“The power to surprise”.
That’s Kia’s slogan. Maybe five to 10 years ago, but these days I think they are better than that. We now expect good cars out of Korea, and they regularly deliver. My Optima is no exception.
I’m one of the few people it would seem that still seeks out a medium/large family sedan. Traditionally being a Falcon driver, I’ve sought to adjust my buying habits to coincide with the demise of Australian manufacturing. What else is out there for me? I cross-shopped the Optima with the Mazda 6, Ford Mondeo, Subaru Liberty and Toyota Camry. The decision was easier than I expected.
The Optima Gt is a “full house”, pretty much every modern convenience you could ask for. Combined with lovely red leather, panoramic sunroof and stonking harman/kardon stereo, it’s a very nice place to be.
The first thing to really grab me was just how quiet it was on the road. Really a class above the Mazda 6 in particular. The turbo four-cylinder is really punchy in the mid-range. A clear point of difference from its naturally aspirated counterparts. I find it anything but sluggish, and perfect for those who want a sedan with a bit of oomph. Sport mode certainly adds to this by firming up the steering and sharpening throttle response.
Ride comfort is excellent, but I wouldn’t expect it to be a track day star. It doesn’t really like being chucked into a corner. Standard Michelin Pilot Sport 3 tyres are a fantastic addition by Kia and are far better than some of the rubbish Nexen and Kuhmo tyres found on other Kias.
I’ve owned many cars over the years, liking to turn them over every three to five years. (Yes, I’m one of them!) and finding negatives on this car is difficult, but there are a few, and one particular elephant in the room.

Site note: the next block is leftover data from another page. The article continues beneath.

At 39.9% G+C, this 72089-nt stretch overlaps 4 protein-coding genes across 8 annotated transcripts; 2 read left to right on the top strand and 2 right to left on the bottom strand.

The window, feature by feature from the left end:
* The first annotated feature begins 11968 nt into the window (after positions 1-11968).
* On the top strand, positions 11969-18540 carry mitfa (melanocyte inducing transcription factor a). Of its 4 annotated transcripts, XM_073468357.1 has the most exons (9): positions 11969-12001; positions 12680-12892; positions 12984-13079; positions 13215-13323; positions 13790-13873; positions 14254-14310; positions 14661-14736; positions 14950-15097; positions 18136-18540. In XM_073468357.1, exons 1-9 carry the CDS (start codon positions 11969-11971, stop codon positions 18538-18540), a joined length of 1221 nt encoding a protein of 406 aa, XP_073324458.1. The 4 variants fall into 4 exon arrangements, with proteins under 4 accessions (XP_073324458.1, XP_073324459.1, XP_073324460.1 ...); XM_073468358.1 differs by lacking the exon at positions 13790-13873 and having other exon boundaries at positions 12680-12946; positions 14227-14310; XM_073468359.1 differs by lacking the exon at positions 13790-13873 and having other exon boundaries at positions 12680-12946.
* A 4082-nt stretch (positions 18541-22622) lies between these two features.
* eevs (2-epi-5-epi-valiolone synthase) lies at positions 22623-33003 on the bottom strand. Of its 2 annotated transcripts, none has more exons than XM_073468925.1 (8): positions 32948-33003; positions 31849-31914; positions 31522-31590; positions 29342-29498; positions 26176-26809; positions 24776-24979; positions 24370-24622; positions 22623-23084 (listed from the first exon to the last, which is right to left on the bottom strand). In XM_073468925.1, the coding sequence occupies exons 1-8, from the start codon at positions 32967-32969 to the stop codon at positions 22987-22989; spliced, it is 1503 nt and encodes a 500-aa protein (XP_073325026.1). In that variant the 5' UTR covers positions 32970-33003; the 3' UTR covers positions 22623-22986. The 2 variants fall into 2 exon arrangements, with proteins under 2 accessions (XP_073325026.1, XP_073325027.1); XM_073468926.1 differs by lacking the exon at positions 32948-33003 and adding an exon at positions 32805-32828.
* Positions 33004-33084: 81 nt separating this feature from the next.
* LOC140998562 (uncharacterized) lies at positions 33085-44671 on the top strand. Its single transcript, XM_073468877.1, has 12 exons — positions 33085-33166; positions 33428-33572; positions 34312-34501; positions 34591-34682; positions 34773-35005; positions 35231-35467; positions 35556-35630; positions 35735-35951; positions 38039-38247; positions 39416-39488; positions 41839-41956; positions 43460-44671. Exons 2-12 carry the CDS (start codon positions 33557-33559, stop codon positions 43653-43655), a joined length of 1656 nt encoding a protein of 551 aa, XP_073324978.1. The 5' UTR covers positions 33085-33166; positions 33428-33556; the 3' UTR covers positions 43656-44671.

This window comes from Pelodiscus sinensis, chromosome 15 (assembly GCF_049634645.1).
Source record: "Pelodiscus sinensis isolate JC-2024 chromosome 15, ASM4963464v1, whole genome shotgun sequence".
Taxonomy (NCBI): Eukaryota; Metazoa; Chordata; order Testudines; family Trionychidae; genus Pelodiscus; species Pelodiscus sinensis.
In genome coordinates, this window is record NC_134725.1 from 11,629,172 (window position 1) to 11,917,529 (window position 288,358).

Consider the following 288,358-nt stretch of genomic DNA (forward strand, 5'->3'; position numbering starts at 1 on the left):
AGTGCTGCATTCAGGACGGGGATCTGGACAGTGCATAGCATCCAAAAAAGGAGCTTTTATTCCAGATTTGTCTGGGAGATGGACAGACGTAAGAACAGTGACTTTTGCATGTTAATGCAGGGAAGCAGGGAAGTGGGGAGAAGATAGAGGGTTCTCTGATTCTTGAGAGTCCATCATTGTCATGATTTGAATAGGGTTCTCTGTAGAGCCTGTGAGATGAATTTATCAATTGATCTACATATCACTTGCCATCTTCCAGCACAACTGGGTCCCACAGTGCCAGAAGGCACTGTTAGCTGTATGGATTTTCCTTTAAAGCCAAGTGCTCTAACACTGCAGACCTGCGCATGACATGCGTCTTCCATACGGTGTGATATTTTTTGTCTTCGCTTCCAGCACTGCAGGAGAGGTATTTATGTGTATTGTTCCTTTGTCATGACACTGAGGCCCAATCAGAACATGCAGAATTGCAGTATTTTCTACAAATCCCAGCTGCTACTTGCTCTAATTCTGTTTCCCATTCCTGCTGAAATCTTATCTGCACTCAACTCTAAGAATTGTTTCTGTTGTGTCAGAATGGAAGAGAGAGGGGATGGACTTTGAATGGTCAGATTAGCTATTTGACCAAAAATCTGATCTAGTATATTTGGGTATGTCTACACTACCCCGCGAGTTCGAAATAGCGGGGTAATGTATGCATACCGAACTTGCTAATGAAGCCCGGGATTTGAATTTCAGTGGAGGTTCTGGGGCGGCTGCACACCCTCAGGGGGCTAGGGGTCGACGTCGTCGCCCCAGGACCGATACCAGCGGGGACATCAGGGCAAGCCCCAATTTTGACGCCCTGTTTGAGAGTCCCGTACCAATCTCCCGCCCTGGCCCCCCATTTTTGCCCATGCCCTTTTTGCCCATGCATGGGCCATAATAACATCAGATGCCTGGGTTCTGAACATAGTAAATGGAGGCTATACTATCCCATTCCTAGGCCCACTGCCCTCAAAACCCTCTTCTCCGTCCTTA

For those who don’t know, service intervals are every six months or 7500km. That’s right. This is no joke! This is pretty much unprecedented. Now, I pretty much do 15,000km a year and don’t really have an issue servicing my car twice a year, but this would be a deal breaker for many.
Fuel economy for my daily commute works out to be 8.8-9.0L/100km. This has been a criticism of the Hyundai/Kia 2.0-litre turbo. I’d guess this would be one to two litres more than say, the Mazda, but this is a price I’d happily pay for the turbo’s extra grunt.
No Apple CarPlay or Android Auto is also perplexing seeing every other Kia, including much cheaper models have it. RRP for the GT would also appear to be high, but who pays anywhere near RRP anyway?
Would I buy one again. Absolutely! For all those Falcon/Commodore fans still grieving over the loss of local manufacturing, Kia has everything you need. If not the new guy in town Stinger, then the chronically underrated and unappreciated Optima. Just need to get past the badge.
“The power to surprise”? Yes indeed. Just get out and drive one. You won’t be disappointed.